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Treatment Outcomes of Mandibular Advancement Devices between Rapid-Eye-Movement (REM)-Related and Not-REM-Related OSA Patients
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  • Journal title : Journal of Oral Medicine and Pain
  • Volume 41, Issue 2,  2016, pp.54-60
  • Publisher : The Korean Academy of Orofacial Pain and Oral Medicine
  • DOI : 10.14476/jomp.2016.41.2.54
 Title & Authors
Treatment Outcomes of Mandibular Advancement Devices between Rapid-Eye-Movement (REM)-Related and Not-REM-Related OSA Patients
Oh, Jae-Tak; Jang, Ji-Hee; Chung, Jin-Woo;
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 Abstract
Purpose: Mandibular advancement devices (MAD) are used effectively and widely for the treatment of obstructive sleep apnea (OSA) and rapid-eye-movement (REM) dependency of the patients can affect the treatment outcome of OSA. The aim of this study was to compare treatment outcomes of MAD between REM-related and not-REM-related OSA patients. Methods: Fifty-six consecutive patients with OSA who received MAD therapy were evaluated using full night polysomnography before and after insertion of the MADs. The patients were divided into REM-related (REM apnea-hypopnea index [AHI] at least two times higher than their non-REM AHI) and not-REM-related (REM AHI less than two times higher than their non-REM AHI) OSA groups. Results: MAD is used for the treatment of OSA effectively. In respect of AHI, MAD therapy were effective both in REM-related OSA and not-REM-related OSA, but MAD therapy was more effective in not-REM-related OSA than REM-related OSA in overall sleep and non-REM sleep. saturations were improved after MAD therapy, but were not different between two groups. Epworth sleepiness scale scores were not improved after MAD therapy. Percentage of REM sleep was increased after MAD therapy but was not different between two groups. Conclusions: MAD therapy was more effective in not-REM-related OSA than REM-related OSA and REM dependency can be a predictive factor of treatment outcome of oral appliance for OSA patients.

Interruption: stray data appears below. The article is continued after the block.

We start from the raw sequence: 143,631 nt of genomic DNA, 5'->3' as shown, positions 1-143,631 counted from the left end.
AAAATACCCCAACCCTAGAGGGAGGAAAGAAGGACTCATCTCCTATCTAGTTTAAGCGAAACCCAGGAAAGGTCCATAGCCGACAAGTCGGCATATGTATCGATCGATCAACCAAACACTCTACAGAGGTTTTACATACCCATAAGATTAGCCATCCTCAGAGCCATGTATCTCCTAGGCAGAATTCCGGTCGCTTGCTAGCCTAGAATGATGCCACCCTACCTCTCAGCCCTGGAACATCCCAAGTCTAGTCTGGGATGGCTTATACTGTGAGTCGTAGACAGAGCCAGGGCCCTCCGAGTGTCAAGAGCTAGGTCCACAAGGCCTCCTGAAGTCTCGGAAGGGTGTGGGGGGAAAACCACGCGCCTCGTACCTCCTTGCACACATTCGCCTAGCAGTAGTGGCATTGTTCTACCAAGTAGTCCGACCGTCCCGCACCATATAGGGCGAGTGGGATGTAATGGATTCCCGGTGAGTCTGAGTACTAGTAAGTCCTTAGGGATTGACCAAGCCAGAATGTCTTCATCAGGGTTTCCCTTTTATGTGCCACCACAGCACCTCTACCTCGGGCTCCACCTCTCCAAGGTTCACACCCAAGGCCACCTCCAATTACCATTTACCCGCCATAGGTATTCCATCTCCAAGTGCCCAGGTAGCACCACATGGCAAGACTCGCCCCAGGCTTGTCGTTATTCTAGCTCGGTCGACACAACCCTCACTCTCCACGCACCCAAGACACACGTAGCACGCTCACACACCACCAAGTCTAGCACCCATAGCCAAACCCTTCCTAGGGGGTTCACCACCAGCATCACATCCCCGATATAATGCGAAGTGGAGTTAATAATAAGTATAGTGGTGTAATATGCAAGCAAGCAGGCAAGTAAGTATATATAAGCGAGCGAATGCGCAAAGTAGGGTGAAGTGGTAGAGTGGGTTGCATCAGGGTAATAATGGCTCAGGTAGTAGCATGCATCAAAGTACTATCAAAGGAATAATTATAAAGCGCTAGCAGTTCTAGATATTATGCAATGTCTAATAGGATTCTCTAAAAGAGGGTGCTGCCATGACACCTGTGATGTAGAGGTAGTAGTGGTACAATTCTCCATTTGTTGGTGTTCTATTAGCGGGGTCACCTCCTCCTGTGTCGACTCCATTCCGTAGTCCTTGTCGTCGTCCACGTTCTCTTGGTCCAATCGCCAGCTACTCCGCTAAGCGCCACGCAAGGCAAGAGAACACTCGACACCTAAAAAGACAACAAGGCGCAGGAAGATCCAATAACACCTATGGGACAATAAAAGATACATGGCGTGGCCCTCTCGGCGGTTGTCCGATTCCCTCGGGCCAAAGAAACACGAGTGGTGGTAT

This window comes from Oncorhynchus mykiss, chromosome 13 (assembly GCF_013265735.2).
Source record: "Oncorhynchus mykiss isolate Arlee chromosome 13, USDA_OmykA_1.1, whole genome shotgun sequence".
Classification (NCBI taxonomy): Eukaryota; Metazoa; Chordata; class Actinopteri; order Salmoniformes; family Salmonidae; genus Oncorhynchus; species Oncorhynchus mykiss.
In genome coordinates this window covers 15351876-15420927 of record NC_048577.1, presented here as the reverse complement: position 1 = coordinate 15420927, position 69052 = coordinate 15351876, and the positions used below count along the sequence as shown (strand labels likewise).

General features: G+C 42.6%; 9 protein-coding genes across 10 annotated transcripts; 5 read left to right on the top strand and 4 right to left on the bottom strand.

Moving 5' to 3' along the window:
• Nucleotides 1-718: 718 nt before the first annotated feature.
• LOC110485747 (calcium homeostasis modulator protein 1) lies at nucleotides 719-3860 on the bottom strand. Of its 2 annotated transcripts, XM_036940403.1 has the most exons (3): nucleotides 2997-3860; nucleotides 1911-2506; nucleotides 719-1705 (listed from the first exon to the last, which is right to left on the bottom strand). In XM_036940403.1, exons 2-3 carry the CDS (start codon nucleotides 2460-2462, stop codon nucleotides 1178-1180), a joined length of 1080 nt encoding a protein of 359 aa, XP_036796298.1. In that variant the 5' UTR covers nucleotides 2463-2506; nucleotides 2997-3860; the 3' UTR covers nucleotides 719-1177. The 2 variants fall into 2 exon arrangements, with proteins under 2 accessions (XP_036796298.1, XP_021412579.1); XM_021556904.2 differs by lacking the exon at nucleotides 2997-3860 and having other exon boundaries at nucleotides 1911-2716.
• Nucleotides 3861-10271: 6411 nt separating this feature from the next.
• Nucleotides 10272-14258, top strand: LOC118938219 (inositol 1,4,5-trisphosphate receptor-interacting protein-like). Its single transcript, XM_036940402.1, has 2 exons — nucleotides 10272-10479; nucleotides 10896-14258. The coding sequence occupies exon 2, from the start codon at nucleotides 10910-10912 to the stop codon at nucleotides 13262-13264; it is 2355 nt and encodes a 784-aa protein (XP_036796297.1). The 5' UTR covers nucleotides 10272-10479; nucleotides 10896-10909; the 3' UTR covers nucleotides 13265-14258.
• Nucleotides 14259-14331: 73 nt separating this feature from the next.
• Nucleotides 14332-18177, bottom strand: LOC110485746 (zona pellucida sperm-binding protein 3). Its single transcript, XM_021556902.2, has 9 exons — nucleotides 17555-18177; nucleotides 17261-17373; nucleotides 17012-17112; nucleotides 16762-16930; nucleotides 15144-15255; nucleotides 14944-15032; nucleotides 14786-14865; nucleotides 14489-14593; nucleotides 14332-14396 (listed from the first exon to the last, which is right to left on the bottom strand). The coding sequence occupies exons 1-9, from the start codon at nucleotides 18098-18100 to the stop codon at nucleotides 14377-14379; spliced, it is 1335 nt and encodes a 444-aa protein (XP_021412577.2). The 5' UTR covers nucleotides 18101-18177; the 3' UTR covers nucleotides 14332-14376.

Keywords
Oral appliance;Polysomnography;Sleep apnea;Sleep, REM;Treatment outcome;
 Language
English
 Cited by
1.
Rapid Eye Movement-Related Obstructive Sleep Apnea: A Study on the Pathogenesis through Clinical and Polysomnographic Features, Journal of Oral Medicine and Pain, 2016, 41, 4, 180  crossref(new windwow)
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